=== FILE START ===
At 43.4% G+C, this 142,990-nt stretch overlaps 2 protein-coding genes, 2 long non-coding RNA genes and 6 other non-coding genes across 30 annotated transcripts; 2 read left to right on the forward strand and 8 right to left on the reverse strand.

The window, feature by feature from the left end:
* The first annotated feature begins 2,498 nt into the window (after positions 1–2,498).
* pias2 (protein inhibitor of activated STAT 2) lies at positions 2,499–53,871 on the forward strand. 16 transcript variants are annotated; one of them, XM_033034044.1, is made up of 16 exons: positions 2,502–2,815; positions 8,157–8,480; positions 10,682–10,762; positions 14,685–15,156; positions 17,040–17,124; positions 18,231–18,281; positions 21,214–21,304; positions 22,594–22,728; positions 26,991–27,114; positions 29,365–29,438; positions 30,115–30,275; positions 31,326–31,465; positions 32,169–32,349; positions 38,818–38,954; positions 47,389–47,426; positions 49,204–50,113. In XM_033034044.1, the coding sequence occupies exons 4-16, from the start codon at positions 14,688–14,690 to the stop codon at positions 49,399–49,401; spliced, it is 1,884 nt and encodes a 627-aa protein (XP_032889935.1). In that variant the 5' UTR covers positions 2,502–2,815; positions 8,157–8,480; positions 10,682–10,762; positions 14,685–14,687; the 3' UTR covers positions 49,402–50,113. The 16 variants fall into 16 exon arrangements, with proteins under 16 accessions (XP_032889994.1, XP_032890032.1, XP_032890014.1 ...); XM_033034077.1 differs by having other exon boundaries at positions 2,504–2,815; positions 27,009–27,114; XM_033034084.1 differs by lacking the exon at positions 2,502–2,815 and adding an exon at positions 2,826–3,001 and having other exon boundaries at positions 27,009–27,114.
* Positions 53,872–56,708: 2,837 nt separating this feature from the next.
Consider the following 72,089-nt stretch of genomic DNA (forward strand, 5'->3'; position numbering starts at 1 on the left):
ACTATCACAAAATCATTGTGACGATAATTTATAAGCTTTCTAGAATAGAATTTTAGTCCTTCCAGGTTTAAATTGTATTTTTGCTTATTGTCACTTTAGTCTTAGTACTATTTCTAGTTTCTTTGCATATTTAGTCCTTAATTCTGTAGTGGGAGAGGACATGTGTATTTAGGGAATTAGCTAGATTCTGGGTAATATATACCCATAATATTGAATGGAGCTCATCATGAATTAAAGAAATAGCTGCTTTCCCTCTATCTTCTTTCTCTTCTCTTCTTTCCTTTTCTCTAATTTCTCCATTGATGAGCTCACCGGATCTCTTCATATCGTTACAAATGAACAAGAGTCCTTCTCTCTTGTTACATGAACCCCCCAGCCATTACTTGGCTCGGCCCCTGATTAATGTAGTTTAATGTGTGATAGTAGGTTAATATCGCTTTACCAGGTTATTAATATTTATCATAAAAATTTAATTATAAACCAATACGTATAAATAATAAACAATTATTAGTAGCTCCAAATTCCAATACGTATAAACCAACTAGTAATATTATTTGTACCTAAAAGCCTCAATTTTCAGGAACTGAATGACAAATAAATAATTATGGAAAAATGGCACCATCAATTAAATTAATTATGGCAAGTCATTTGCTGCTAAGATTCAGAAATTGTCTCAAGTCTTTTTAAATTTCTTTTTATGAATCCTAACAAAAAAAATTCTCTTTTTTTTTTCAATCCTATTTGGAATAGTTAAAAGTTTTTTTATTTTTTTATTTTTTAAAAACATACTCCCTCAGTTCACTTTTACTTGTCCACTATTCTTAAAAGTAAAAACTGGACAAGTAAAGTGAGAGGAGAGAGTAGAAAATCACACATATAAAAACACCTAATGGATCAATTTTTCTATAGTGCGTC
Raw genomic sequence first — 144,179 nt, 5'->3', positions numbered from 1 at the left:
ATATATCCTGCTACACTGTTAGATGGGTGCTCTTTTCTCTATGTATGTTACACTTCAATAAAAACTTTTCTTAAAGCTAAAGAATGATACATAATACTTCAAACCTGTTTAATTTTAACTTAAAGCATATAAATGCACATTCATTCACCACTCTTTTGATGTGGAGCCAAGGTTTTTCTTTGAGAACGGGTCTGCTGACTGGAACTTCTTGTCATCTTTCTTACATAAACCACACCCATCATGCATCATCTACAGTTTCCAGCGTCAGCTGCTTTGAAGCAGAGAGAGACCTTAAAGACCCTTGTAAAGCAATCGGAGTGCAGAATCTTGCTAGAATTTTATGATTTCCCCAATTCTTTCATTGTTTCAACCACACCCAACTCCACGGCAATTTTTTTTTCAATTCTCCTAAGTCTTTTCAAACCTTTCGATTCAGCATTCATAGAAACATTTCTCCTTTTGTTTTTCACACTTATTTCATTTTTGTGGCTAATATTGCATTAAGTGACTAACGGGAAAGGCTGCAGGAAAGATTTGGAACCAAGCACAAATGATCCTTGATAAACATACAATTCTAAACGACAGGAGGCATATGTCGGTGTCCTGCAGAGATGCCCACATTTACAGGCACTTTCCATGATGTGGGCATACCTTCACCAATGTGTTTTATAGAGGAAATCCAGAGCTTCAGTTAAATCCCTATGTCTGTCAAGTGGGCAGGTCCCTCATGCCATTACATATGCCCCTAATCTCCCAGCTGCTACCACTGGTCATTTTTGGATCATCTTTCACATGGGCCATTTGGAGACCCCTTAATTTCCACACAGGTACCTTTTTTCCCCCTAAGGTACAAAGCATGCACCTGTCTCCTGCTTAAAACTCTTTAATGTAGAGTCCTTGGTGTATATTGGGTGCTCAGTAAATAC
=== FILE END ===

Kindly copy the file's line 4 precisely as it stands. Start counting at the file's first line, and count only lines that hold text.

* pias2 (protein inhibitor of activated STAT 2) lies at positions 2,499–53,871 on the forward strand. 16 transcript variants are annotated; one of them, XM_033034044.1, is made up of 16 exons: positions 2,502–2,815; positions 8,157–8,480; positions 10,682–10,762; positions 14,685–15,156; positions 17,040–17,124; positions 18,231–18,281; positions 21,214–21,304; positions 22,594–22,728; positions 26,991–27,114; positions 29,365–29,438; positions 30,115–30,275; positions 31,326–31,465; positions 32,169–32,349; positions 38,818–38,954; positions 47,389–47,426; positions 49,204–50,113. In XM_033034044.1, the coding sequence occupies exons 4-16, from the start codon at positions 14,688–14,690 to the stop codon at positions 49,399–49,401; spliced, it is 1,884 nt and encodes a 627-aa protein (XP_032889935.1). In that variant the 5' UTR covers positions 2,502–2,815; positions 8,157–8,480; positions 10,682–10,762; positions 14,685–14,687; the 3' UTR covers positions 49,402–50,113. The 16 variants fall into 16 exon arrangements, with proteins under 16 accessions (XP_032889994.1, XP_032890032.1, XP_032890014.1 ...); XM_033034077.1 differs by having other exon boundaries at positions 2,504–2,815; positions 27,009–27,114; XM_033034084.1 differs by lacking the exon at positions 2,502–2,815 and adding an exon at positions 2,826–3,001 and having other exon boundaries at positions 27,009–27,114.